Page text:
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Adopted by Java, other software languages
Everything’s shared, nothing synchronized by default
Synchronization through locks/monitors/semaphores
Most flexible
Easy to get wrong
 Synchronous
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Global clock regulates passage of time
Very robust in the presence of timing uncertainty
Proven very successful for hardware design
Synchronization overhead often onerous
Copyright © 2001 Stephen A. Edwards All rights reserved
Communication and Concurrency
 Idea: let processes run asynchronously and only
force them to synchronize when they communicate
 CAR Hoare’s Communicating
Sequential Processes
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Rendezvous-style communication:
Processes that wish to
communicate both wait until the
other is ready to send/receive
 Kahn Process Networks (later in the course)
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Communicate through channels
Writer always continues
Reader waits until data has arrived
Copyright © 2001 Stephen A. Edwards All rights reserved
Nondeterminism
 Does a program mean exactly one thing?
 Example from C:
“Increment
a, return
result”
printf(“%d %d %d”, ++a, ++a, ++a);
 Argument evaluation order is undefined
 Program behavior subject to compiler interpretation
 Are you sure your program does what you think?
Copyright © 2001 Stephen A. Edwards All rights reserved
Nondeterministic Is Not Random
 Deterministic:
1+1 = 2 always
 Random:
1+1 = 2 50% of the time, 3 otherwise
 Nondeterministic:
1+1 = 2 or 3, but I’m not telling
 The nondeterministic behavior could
look determinstic, random, or
something worse
Copyright © 2001 Stephen A. Edwards All rights reserved
Nondeterminism Is Awful
 Much harder to be sure your specification or model is
correct
 True nondeterminstic language difficult to simulate
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Should produce “any of these” results
Must maintain all possible outcomes, which grows
exponentially
 Idiosyncrasies of a particular implementation of a
nondeterministic language often become the de facto
standard
Copyright © 2001 Stephen A. Edwards All rights reserved
Example From Verilog
 Concurrent procedure execution order undefined
always @(posedge clk) $write(“a”)
always @(posedge clk) $write(“b”)
 First implementation moved procedures between two
push-down stacks. Result:
ab ba ab ba ab ba
Later simulators had to match now-expected behavior
Copyright © 2001 Stephen A. Edwards All rights reserved
Nondeterminism Is Great
 True nondeterministic specification often
exponentially smaller than deterministic counterpart
 Implicit “all possible states” representation
 E.g., nondeterministic finite automata for matching
regular expressions
 If system itself is truly nondeterministic, shouldn’t its
model also be?
 Can be used to expose design errors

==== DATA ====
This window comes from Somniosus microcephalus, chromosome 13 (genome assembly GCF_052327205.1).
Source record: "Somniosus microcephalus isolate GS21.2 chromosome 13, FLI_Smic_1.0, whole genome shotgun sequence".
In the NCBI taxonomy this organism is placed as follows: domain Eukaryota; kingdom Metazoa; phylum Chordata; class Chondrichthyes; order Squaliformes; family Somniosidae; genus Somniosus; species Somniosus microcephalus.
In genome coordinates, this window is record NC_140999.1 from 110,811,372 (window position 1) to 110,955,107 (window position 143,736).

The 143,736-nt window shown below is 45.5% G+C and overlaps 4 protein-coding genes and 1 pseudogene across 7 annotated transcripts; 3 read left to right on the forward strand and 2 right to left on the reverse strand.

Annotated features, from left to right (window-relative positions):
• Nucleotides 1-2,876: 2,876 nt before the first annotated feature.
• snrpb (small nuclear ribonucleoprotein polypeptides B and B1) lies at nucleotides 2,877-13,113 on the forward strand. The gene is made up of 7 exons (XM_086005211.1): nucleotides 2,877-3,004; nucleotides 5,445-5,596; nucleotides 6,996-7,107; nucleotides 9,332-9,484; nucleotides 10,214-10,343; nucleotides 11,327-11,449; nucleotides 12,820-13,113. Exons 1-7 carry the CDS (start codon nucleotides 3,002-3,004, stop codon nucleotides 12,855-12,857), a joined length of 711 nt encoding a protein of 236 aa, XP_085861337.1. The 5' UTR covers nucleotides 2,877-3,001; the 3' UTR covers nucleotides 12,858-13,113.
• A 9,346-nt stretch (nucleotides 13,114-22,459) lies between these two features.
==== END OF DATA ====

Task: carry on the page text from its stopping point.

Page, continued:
 More flexible: only there if you want to use it
 Correctness remains more elusive
Copyright © 2001 Stephen A. Edwards All rights reserved
Communication
 Memory
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Value written to location
Value stays until written again
Value can be read zero or more times after write
No synchronization
 Buffer
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Value written to buffer
Value held until read
Values read back in order they were written
Copyright © 2001 Stephen A. Edwards All rights reserved
Communication
 Wires
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May or may not have explicit write operation
Value immediately seen by all readers
More like a system of equations than a sequence of
operations
Copyright © 2001 Stephen A. Edwards All rights reserved
Hierarchy
 Most languages have ability to create pieces and
assemble them
 Advantage: Information hiding
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User does not know details of a piece
Easier to change implementation of piece without
breaking whole system
Easier to get small piece right
Facilitates abstraction: easier to understand the whole
 Advantage: Reuse
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Pieces less application-specific; can be used
elsewhere
Copyright © 2001 Stephen A. Edwards All rights reserved
Summary
 Languages have syntax, semantics, and model
 Syntax usually defined with grammar
 Semantics can be defined operationally or
denotationally
 Many possible models: A focus of this class
 You ask for something with a specification language
 You describe something that does or will exist with a
modeling language
Copyright © 2001 Stephen A. Edwards All rights reserved
Summary
 Concurrency useful for handling real world
 Synchronization big challenge
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Shared memory and locks
Synchrony
Rendezvous synchronization
Buffer synchronization
 Nondeterminism
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Good for certain models
Can be very succinct
Makes specification hard
Makes verification harder
Copyright © 2001 Stephen A. Edwards All rights reserved
Summary
 Communication techniques
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Memory
Buffered
Wired
 Hierarchy for information hiding
Copyright © 2001 Stephen A. Edwards All rights reserved
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Introduction to Design Languages